>>   https://github.com/lifepillar/sqlite3decimal-mirror
>
> I wouldn’t say “only.”  If nothing else, it’s advertising for your project, and it’ll make it more likely to show up in web searches.

Actually, I aimed at targeted advertising in this mailing list :) There
was some discussion about big numbers in the past, so I thought my
project might be interesting for some people here.

And perhaps I should have added that I welcome feedback at Chisel
(tickets for now: I haven't configured the permissions for the forum
yet), if you wish to discuss the project in more detail.

Life.


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Re: ANN: SQLite3 Decimal Extension

Joshua Thomas Wise
In reply to this post by Lifepillar-2
From my naive understanding, memcmp() is used to efficiently compare long strings of bytes. But where in SQLite3 is it necessary to compare long strings of floating point numbers? I, of course, can imagine SQL queries plucking single floating point values from rows or indexes, but I can’t imagine where the long strings would be. Could you enlighten me?


> On Apr 3, 2019, at 3:23 PM, Lifepillar <[hidden email]> wrote:
>
>
>
>> On 3 Apr 2019, at 20:04, Joshua Thomas Wise <[hidden email]> wrote:
>>
>>> [Here, I must thank Dr. Hipp, with whom I had a brief email exchange
>>> severals moons ago, who convinced me that the IEEE 754 encoding was not
>>> an ideal storage format for databases]
>>
>> I’m curious, what were the reasons behind Dr. Hipp’s opinion on this?
>
> At the time of SQLite4, I wrote to him asking why he had dismissed IEEE
> 754 as a storage format in favor of a custom encoding. His answer was
> that he wanted comparisons to be performed using memcmp(), which IEEE
> 754 does not allow.
>
> There may have been other reasons (complexity, range, ...), but that one
> stuck with me and prompted me to start searching for order-preserving
> encodings.
>
> Life.
> _______________________________________________
> sqlite-users mailing list
> [hidden email]
> http://mailinglists.sqlite.org/cgi-bin/mailman/listinfo/sqlite-users

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Re: ANN: SQLite3 Decimal Extension

Richard Hipp-3
On 4/3/19, Joshua Wise <[hidden email]> wrote:
> From my naive understanding, memcmp() is used to efficiently compare long
> strings of bytes. But where in SQLite3 is it necessary to compare long
> strings of floating point numbers? I, of course, can imagine SQL queries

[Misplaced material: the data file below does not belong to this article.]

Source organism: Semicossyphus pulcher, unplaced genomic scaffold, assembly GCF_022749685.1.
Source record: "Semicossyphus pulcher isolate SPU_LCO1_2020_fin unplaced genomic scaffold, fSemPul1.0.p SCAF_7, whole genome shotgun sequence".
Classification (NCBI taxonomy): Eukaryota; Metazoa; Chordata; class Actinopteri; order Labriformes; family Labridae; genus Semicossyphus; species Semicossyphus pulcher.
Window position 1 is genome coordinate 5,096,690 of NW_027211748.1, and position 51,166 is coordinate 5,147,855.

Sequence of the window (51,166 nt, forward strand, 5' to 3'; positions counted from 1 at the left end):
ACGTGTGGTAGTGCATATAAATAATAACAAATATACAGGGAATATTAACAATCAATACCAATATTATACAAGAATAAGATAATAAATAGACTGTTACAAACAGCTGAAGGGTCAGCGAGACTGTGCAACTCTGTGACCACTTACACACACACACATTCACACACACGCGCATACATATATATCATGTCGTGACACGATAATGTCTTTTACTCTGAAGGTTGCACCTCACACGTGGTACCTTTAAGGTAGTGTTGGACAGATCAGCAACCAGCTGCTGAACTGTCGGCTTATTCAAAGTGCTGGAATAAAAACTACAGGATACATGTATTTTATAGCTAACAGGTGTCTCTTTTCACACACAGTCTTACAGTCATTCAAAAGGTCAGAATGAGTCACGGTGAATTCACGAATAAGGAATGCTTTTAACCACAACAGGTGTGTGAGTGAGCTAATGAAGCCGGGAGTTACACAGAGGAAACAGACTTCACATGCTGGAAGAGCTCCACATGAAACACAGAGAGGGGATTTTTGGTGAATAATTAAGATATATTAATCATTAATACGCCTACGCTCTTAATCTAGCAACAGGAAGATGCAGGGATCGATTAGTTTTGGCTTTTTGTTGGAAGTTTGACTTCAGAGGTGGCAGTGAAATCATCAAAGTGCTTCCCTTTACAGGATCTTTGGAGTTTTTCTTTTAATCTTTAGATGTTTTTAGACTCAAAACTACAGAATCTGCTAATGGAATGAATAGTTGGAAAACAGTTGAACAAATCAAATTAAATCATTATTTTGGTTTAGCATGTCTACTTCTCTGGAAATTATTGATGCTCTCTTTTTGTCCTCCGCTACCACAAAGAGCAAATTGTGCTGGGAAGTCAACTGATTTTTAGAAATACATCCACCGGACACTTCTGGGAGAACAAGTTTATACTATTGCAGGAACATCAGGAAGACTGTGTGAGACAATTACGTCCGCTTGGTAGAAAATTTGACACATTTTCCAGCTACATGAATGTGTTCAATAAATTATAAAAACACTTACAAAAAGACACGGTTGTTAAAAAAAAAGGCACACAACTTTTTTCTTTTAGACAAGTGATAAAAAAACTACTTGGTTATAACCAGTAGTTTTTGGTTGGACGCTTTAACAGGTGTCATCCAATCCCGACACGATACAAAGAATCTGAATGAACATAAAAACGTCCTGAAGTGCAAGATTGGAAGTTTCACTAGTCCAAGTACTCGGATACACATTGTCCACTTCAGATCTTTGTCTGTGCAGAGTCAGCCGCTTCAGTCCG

> plucking single floating point values from rows or indexes, but I can’t
> imagine where the long strings would be. Could you enlighten me?

Comparing keys in a btree search uses a lot of CPU cycles.  If the
comparison can be done using memcmp() rather than some custom
function, the comparison goes much faster, which makes searching
btrees faster.

--
D. Richard Hipp
[hidden email]
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Re: ANN: SQLite3 Decimal Extension

Joshua Thomas Wise
Oh of course, that makes sense. I suppose that means querying on REAL indexes should be slower than querying on INTEGER indexes, in the current SQLite3 implementation? Has a benchmark of this ever been done?


> On Apr 3, 2019, at 5:29 PM, Richard Hipp <[hidden email]> wrote:
>
> On 4/3/19, Joshua Wise <[hidden email]> wrote:
>> From my naive understanding, memcmp() is used to efficiently compare long
>> strings of bytes. But where in SQLite3 is it necessary to compare long
>> strings of floating point numbers? I, of course, can imagine SQL queries
>> plucking single floating point values from rows or indexes, but I can’t
>> imagine where the long strings would be. Could you enlighten me?
>
> Comparing keys in a btree search uses a lot of CPU cycles.  If the
> comparison can be done using memcmp() rather than some custom
> function, the comparison goes much faster, which makes searching
> btrees faster.
>
> --
> D. Richard Hipp
> [hidden email]
> _______________________________________________
> sqlite-users mailing list
> [hidden email]
> http://mailinglists.sqlite.org/cgi-bin/mailman/listinfo/sqlite-users

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Re: ANN: SQLite3 Decimal Extension

Thomas Kurz
In reply to this post by Lifepillar-2